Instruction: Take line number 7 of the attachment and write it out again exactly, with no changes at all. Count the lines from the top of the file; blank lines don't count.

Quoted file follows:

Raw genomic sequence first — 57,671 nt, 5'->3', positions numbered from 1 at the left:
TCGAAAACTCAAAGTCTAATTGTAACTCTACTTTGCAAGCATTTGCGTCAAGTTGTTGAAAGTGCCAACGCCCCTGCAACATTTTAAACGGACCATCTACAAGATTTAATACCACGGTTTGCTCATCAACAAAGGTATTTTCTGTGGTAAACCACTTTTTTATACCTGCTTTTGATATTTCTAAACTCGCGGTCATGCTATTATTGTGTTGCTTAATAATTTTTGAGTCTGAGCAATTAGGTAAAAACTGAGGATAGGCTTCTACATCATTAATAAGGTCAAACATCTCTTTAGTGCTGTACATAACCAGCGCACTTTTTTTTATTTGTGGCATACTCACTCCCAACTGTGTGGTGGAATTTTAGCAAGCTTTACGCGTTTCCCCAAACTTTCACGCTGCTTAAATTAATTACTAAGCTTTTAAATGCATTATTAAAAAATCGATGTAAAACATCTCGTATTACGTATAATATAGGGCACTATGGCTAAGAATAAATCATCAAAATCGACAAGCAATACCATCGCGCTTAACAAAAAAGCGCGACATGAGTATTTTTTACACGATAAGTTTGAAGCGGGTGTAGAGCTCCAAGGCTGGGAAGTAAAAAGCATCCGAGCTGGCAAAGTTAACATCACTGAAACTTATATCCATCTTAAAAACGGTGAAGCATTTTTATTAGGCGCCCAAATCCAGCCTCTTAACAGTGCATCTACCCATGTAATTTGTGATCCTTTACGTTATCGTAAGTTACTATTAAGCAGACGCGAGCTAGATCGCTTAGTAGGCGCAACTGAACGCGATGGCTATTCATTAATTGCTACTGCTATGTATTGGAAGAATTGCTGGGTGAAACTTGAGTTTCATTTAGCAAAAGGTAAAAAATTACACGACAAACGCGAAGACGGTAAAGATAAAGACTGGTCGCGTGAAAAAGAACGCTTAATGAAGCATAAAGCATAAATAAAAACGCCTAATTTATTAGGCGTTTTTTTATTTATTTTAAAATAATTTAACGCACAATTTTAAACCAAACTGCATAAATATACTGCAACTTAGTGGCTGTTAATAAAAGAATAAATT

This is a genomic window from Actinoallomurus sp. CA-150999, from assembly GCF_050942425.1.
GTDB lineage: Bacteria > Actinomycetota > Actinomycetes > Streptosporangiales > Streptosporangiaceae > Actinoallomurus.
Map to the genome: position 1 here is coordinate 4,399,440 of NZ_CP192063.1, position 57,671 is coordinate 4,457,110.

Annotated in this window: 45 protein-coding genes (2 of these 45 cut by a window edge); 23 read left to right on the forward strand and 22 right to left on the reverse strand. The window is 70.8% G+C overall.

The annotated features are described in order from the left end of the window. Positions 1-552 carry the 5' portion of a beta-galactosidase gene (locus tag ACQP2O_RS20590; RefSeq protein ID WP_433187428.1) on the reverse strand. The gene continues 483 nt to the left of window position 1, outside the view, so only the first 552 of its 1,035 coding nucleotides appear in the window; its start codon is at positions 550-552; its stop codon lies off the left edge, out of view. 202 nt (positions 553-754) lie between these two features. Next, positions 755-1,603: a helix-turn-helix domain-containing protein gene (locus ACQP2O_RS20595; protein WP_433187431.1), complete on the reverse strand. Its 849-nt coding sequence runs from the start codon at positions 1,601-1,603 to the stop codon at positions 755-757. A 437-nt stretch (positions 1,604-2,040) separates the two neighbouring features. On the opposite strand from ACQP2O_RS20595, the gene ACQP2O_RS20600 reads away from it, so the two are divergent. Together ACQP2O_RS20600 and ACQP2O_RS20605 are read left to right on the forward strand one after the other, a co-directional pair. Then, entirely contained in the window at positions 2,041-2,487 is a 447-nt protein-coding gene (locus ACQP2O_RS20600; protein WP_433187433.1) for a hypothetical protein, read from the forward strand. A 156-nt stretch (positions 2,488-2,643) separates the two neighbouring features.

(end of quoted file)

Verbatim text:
The annotated features are described in order from the left end of the window. Positions 1-552 carry the 5' portion of a beta-galactosidase gene (locus tag ACQP2O_RS20590; RefSeq protein ID WP_433187428.1) on the reverse strand. The gene continues 483 nt to the left of window position 1, outside the view, so only the first 552 of its 1,035 coding nucleotides appear in the window; its start codon is at positions 550-552; its stop codon lies off the left edge, out of view. 202 nt (positions 553-754) lie between these two features. Next, positions 755-1,603: a helix-turn-helix domain-containing protein gene (locus ACQP2O_RS20595; protein WP_433187431.1), complete on the reverse strand. Its 849-nt coding sequence runs from the start codon at positions 1,601-1,603 to the stop codon at positions 755-757. A 437-nt stretch (positions 1,604-2,040) separates the two neighbouring features. On the opposite strand from ACQP2O_RS20595, the gene ACQP2O_RS20600 reads away from it, so the two are divergent. Together ACQP2O_RS20600 and ACQP2O_RS20605 are read left to right on the forward strand one after the other, a co-directional pair. Then, entirely contained in the window at positions 2,041-2,487 is a 447-nt protein-coding gene (locus ACQP2O_RS20600; protein WP_433187433.1) for a hypothetical protein, read from the forward strand. A 156-nt stretch (positions 2,488-2,643) separates the two neighbouring features.